SABRIMALA TEMPLE CASE
Author: Archita Sharma, III year of B.A., LL.B.(Hons.) from PSIT College of Law, Kanpur
A case that proved to be the landmark judgment towards the history of legal changes in society.
A case that put an end to the year-old conservative and preposterous mindset of society.
A case which indicated that women in India are still treated as the descent of Goddess Lakshmi and Saraswathi.
The Sabrimala Temple is located in Periyar Tiger Reserve in Kerala. Millions of pilgrimages visit here every year. This temple is dedicated to Lord Ayyappa, a Hindu celibate that is “NaisthikBrahmachari”.
In the year 1991, the HC of Kerala gave the judgment of S.Mahendran's case and imposed reasonable restrictions in the temple only in respect of women of a particular age group and not a woman as a class. It was also said that when in the year 1950 the fire broke out before that also the women of the age group 10 to 50 years were not allowed to enter the temple. This was due to the reason that Lord Ayyappa was a celibate so if women of reproductive age would enter the premise this would slightly deviate the celibacy and austerity of the deity. It was also considered that women of 10 to 50 years of age will be aired after the 41days of penance that’s why Rule 3(b) of the Kerala Hindu Places of Public Worship (Authorisation of Entry) Rules, 1965 denied the women by saying that “Women at such time during which they are not by custom and usage allowed to enter a place of worship”
If we talk about the reasonability of the 1991 judgment then it is not favouring gender equality and article 14 of the Indian Constitution and not only this they are not even complying with the fundamental right of religion. It was a biased opinion as it focused on the state and priest of the Sabrimala temple because whatever the local state law suggested and whatever was mentioned by the priest of the temple based on some of the historical events and customs prevalent was only mentioned.
On 4 August 2006, the Indian Young Lawyers Association filed a plea in the Supreme court of India seeking to ensure the entry of female devotees between the age of 10 to 50 years at Sabarimala temple. Now after these different political parties took this as an agenda of getting votes but for the 10 years, there was no progress in the case.
After 10 years on 11 April 2016 S.C said that gender justice is endangered by the prohibition on women’s entry in the temple, and on 17 July 2018, finally, the five-judge constitution bench started hearing which comprised of CJI Dipak Misra, JusticeR.F. Nariman, A.M.Khanwilkar, D.Y.Chandrachud, and Indu Malhotra. The judgment was issued on the 4:1 basis where only Indu Malhotra had a dissenting opinion.
If we look at the case the only reason for prohibiting women was because of the menstrual cycle they had every month and just because of this they are considered weak towards handling each complication of 41 days penance. The menstrual cycle of women in most cultures is considered a disgusting phenomenon that cannot be ignored but cannot be accepted too. Women are considered untouchable when they deal with their monthly problems.
Now further if we talk about the asceticism of women in Hindu mythology, then many women have proved that their austerity is also remarkable for example Swayamprbha a devotee who guided the Lord Hanuman to search For Devi Sita. They were considered the ascetic ladies because they had gone through many atonements for acquiring the position of a Hermitess. It’s completely peripheral to say that women are sickening at the time of their menstrual cycle and are weak as they cannot tackle the problems faced during penance.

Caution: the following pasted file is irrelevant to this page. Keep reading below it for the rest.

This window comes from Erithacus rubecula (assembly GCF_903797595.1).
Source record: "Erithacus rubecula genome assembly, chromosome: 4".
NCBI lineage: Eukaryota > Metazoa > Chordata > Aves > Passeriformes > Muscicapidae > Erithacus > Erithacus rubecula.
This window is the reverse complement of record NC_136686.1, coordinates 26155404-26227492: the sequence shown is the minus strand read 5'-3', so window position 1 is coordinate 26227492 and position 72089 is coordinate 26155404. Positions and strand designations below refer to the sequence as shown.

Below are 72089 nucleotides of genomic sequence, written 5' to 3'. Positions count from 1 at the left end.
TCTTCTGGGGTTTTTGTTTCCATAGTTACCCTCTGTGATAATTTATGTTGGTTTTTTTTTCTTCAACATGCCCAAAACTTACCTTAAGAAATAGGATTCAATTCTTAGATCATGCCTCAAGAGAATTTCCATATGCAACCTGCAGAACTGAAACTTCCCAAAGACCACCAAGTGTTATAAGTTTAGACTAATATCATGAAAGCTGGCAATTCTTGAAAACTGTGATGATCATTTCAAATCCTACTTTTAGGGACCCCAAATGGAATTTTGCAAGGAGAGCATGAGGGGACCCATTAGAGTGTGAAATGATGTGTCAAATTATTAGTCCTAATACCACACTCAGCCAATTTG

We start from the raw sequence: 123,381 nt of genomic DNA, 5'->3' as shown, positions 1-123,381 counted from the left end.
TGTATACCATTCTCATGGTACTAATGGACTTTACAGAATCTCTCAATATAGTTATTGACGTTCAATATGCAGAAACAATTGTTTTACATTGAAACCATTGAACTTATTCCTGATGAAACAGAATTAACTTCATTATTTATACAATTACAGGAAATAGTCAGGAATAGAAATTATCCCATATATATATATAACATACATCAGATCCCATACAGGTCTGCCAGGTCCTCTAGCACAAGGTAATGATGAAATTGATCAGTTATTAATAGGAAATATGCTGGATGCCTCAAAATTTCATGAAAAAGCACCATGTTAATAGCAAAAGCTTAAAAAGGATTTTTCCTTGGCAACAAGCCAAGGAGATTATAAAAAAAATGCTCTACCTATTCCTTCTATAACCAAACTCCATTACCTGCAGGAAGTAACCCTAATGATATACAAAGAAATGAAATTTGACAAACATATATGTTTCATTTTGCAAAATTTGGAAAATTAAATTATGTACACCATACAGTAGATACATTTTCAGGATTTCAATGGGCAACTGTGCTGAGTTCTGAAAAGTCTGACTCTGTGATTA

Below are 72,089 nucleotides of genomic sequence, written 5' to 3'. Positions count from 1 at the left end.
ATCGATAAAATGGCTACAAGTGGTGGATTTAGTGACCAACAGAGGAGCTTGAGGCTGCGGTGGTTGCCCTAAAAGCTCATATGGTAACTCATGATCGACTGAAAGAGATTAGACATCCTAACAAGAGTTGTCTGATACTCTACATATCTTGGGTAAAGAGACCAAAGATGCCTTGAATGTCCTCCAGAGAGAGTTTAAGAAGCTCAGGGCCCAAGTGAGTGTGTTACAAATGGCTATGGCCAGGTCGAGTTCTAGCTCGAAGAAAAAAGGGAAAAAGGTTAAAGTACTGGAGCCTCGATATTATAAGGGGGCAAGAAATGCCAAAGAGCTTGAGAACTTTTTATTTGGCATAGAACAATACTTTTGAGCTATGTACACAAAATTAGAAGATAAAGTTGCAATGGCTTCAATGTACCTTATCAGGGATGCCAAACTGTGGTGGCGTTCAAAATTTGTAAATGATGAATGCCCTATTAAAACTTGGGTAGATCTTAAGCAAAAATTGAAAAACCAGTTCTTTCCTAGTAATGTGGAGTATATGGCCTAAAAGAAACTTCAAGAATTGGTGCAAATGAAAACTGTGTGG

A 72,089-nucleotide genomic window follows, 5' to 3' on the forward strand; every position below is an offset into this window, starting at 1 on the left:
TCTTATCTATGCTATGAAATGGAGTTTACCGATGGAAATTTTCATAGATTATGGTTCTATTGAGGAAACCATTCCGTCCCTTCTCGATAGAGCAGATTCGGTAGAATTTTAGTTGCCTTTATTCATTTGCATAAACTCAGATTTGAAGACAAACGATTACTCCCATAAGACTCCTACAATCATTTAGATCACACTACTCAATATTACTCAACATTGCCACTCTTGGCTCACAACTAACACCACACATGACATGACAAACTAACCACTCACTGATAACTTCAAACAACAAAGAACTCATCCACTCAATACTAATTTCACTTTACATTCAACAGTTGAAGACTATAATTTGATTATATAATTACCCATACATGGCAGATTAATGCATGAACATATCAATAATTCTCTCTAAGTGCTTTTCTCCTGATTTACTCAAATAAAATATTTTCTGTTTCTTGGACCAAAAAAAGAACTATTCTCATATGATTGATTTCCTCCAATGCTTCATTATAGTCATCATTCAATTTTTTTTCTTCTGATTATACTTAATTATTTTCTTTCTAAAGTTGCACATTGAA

There were various submissions submitted by the learned counsel in this case like: -
1.Right of a woman to worship is also an important right under article 25 of the Indian constitution and violation of such rights is not an essential religious practice.
2.Exclusion of women from entering the temple is discrimination as per article 15(1) and disclosure of women’s menstrual status is violative of the right to privacy under article 21.
Even the religious denomination symbolization of Lord Ayyappa’s devotees was not constituted because they have no common faith, no distinct name, and no distinct set of practices.
Article 17 prohibits untouchability in any form and exclusion of menstruating women is on the same footing as the exclusion of oppressed classes. Though in the beginning it was considered inapplicable but soon it was accepted too.
It was also said that Article 14 is having an overriding effect on Article 25 as it was said that one is a social evil and the other is a true religious practice. The liberty inequality and religion conflicted because of age-old practices of the temple but the devotion of a person cannot be subjected to gender discrimination. The dominant view was also raised towards the privacy of the deity but they were invalid because it is quite difficult to understand the wishes or feelings of a deity.
As per the opinion of Justice Nariman Article 25(1) also protects the right of women of every age he also said that the age-old customs were unconstitutional and Rule 3(b) was constructed.
The views of Justice D.Y.Chandrachud talked about morality that it cannot affect the fundamental rights as giving equal treatment to women and religion are the ideals of liberty and dignity to both of them. He also said that idea of the menstrual cycle is of no relevance to the basis of denial of women as it has no constitutional basis.
CJI Dipak Misra said that this exclusion of women from entering the temple was a patriarchal practice and further said that Ayyappa’s also didn’t pass the twin test of declaring themselves as a religious denomination.  This case proved to be a landmark case because of its essence as freedom is the very essence of democracy.
 “Indian Kanoon,” [Online]. Available: https://indiankanoon.org/doc/163639357/.